FIG. 2 is an illustration of establishing a wireless packet session.

FIG. 3 is an illustration of establishing a wireless packet session using bi-directional reservation setup protocol.

FIG. 4 is an illustration of establishing a wireless packet session using reverse direction reservation setup protocol.

FIG. 5 is a simplified illustration of a preferred reservation setup message.

FIG. 6 is a simplified illustration of a preferred forward direction reservation setup message.

FIG. 7 is a simplified illustration of a preferred reverse direction reservation setup protocol message.

FIG. 8 is a simplified illustration of a preferred bi-directional reservation setup protocol message.

FIG. 9 is an illustration of a preferred bi-directional reservation setup protocol PATH message.

FIG. 10 is an illustration of the SENDER13 TSPEC of FIG. 9.

FIGS. 11 and 12 are illustrations of the ADSPEC of FIG. 9.

FIG. 13 is an illustration of a preferred bi-directional reservation setup protocol reservation message.

FIGS. 14 and 15 are illustrations of FLOWSPECs of the bi-directional reservation setup protocol reservation message of FIG. 13.

FIG. 16 is a simplified block diagram of a wireless user equipment.

DETAILED DESCRIPTION OF THE PREFERRED EMBODIMENT(S)

FIG. 3 is an illustration of bi-directional resource reservation setup protocol. User A desires to setup a bi-directional packet based, such as Internet, session with user B. The requirements, such as bit rate and relative delay, for the session are based on prior negotiations. Both users A and B may be wireless users or one of the two is a wireless user and the other is a wired user. To initiate the session, user A (the originating user) sends a bi-directional RSVP PATH message 38. The bi-directional RSVP PATH message 38 contains resource allocation information for both the communications transmitted from user A to user B and from user B to user A. The preferred format of these communications is discussed in more detail in conjunction with FIGS. 8, 9, 10, 11 and 12. Although the invention is described primarily in conjunction with two-direction communications, the invention is extendable to any multiple party communications, such as three-way calling.

The bi-directional RSVP PATH message 38 is send through the various routers (Router 1-Router N) of the networks to user B. User B sends a bi-directional RSVP RESV message 40 to allocate the resources for both users through the networks 24, 26, 28. A preferred bi-directional RSVP RESV message 40 is described in more detail in conjunction with FIGS. 8, 13, 14 and 15. Upon transferring the bi-directional RSVP RESV message 40, each network allocates the resources for both user A's and user B's transmissions. Upon receiving the bi-directional RSVP RESV message 40, indicating that the resources have been successfully allocated, user A sends a bi-directional RSVP confirm message 42 to user B through the networks. Upon receiving the bi-directional RSVP confirm message 42, bi-direction communication between users A and B begins. Preferably, the originating user, user A, is responsible for the session, such as for billing purposes. Making the originating user responsible for the session simplifies billing procedures.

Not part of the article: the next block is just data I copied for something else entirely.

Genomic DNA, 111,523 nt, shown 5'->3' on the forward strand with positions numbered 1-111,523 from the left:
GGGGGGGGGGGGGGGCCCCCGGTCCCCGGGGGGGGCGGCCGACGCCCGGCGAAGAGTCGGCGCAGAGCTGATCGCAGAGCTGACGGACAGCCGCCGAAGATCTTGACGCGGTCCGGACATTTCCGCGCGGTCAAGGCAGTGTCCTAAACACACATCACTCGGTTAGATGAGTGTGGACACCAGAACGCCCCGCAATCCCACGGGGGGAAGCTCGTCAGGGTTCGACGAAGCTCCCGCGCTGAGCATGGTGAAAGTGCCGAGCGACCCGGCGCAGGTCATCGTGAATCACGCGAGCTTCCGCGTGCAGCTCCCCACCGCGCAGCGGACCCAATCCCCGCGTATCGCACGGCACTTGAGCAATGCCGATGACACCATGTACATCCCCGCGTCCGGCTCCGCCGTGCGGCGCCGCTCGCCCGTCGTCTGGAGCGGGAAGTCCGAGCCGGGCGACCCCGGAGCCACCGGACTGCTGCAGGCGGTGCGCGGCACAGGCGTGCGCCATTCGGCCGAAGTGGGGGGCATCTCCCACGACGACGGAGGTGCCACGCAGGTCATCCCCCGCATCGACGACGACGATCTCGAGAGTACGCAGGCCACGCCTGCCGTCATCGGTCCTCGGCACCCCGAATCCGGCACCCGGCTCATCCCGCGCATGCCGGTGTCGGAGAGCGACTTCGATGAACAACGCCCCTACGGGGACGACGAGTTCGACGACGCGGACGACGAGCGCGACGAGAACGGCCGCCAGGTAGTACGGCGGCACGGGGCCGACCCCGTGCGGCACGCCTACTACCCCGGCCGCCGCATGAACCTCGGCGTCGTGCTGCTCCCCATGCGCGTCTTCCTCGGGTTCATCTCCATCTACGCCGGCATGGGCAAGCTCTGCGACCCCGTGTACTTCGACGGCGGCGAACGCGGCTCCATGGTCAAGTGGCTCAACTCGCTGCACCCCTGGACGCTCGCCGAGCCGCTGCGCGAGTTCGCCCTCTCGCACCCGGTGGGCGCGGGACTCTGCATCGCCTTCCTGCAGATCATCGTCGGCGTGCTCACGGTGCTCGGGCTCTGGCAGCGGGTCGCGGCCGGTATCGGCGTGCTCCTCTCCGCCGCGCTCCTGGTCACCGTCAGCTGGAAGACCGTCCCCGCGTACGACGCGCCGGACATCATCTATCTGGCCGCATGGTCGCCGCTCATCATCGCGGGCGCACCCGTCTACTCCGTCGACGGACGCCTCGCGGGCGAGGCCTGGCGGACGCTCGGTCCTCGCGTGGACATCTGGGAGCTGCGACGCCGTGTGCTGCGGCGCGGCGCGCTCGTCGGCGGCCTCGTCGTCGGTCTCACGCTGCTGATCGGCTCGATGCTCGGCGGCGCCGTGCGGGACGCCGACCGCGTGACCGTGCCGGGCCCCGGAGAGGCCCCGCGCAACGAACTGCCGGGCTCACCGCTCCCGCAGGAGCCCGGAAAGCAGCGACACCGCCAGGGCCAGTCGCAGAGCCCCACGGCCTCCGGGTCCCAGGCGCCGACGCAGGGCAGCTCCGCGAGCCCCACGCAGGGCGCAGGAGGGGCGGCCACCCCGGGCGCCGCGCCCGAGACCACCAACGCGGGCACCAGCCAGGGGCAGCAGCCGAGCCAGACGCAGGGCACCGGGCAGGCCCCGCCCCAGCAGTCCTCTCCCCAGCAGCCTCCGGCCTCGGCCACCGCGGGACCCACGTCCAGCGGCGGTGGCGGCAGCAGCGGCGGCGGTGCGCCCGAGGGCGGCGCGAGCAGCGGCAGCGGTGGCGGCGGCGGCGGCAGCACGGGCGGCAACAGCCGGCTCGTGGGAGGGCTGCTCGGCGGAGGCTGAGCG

To maintain the resource allocations, periodically, bi-directional Refresh PATH messages 44 are sent by user A through the networks to user B. Upon transferring the bi-directional Refresh PATH messages 44, the networks maintain the resource allocations for both directions.

Using the bi-directional messages reduces overhead required for the establishment of the session. Instead of both user A and user B sending RSVP PATH 30, RSVP RESV 32 and RSVP confirm 34 messages, only one user sends bi-directional messages. Although the information carried by each of these messages is typically increased, by reducing the number of messages, the overall network overhead is decreased. Additionally, the bi-directional messaging avoids call scenarios, where the resources in one direction are established and the resources in the other direction are not. The reduced overhead lessens the impact on air resources and improves network performance.

FIG. 4 is an illustration of reverse resource reservation setup protocol. User A desires to setup an Internet session where only user B transmits information. Both users A and B may be wireless users or one of the two is a wireless user and the other is a wired user. To initiate the session, user A (the originating user) sends a reverse direction RSVP PATH message 46. The reverse direction RSVP PATH message 46 contains resource allocation information for user B's transmissions to user A.

The reverse direction RSVP PATH message 46 is send through the various routers (Router 1-Router N) of the networks to user B. User B sends a reverse direction RSVP RESV message 48 to allocate the resources for its transmission. Upon receiving the reverse direction RSVP RESV message 48, user A sends a reverse direction RSVP confirm message 50 to user B through the networks 24, 26, 28. Upon receiving the reverse direction RSVP confirm message 50, user B begins transferring data to user A. Preferably, user A (although user A is not transmitting any substantive information) is responsible for the session.